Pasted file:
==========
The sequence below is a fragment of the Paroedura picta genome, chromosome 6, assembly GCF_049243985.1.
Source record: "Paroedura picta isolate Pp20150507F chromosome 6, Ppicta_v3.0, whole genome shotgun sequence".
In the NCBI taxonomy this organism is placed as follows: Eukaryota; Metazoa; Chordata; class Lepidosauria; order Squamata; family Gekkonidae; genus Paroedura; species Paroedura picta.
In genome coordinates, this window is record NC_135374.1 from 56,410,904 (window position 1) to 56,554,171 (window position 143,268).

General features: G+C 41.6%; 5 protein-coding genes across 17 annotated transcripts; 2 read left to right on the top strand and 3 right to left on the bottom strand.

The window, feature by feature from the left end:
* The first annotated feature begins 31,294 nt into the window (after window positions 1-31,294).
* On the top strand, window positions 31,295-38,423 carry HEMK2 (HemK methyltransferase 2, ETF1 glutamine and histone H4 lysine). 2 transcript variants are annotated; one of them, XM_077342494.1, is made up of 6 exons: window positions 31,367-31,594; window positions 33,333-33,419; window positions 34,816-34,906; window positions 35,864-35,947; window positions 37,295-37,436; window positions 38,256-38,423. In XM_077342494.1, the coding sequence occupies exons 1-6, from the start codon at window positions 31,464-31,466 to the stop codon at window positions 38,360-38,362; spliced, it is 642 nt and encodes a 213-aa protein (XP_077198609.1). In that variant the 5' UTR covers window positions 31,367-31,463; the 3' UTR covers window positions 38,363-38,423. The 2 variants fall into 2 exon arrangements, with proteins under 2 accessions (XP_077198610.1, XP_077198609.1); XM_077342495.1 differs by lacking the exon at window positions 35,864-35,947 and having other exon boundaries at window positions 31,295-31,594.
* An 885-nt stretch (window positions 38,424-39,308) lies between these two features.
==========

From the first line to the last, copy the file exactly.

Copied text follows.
The sequence below is a fragment of the Paroedura picta genome, chromosome 6, assembly GCF_049243985.1.
Source record: "Paroedura picta isolate Pp20150507F chromosome 6, Ppicta_v3.0, whole genome shotgun sequence".
In the NCBI taxonomy this organism is placed as follows: Eukaryota; Metazoa; Chordata; class Lepidosauria; order Squamata; family Gekkonidae; genus Paroedura; species Paroedura picta.
In genome coordinates, this window is record NC_135374.1 from 56,410,904 (window position 1) to 56,554,171 (window position 143,268).

General features: G+C 41.6%; 5 protein-coding genes across 17 annotated transcripts; 2 read left to right on the top strand and 3 right to left on the bottom strand.

The window, feature by feature from the left end:
* The first annotated feature begins 31,294 nt into the window (after window positions 1-31,294).
* On the top strand, window positions 31,295-38,423 carry HEMK2 (HemK methyltransferase 2, ETF1 glutamine and histone H4 lysine). 2 transcript variants are annotated; one of them, XM_077342494.1, is made up of 6 exons: window positions 31,367-31,594; window positions 33,333-33,419; window positions 34,816-34,906; window positions 35,864-35,947; window positions 37,295-37,436; window positions 38,256-38,423. In XM_077342494.1, the coding sequence occupies exons 1-6, from the start codon at window positions 31,464-31,466 to the stop codon at window positions 38,360-38,362; spliced, it is 642 nt and encodes a 213-aa protein (XP_077198609.1). In that variant the 5' UTR covers window positions 31,367-31,463; the 3' UTR covers window positions 38,363-38,423. The 2 variants fall into 2 exon arrangements, with proteins under 2 accessions (XP_077198610.1, XP_077198609.1); XM_077342495.1 differs by lacking the exon at window positions 35,864-35,947 and having other exon boundaries at window positions 31,295-31,594.
* An 885-nt stretch (window positions 38,424-39,308) lies between these two features.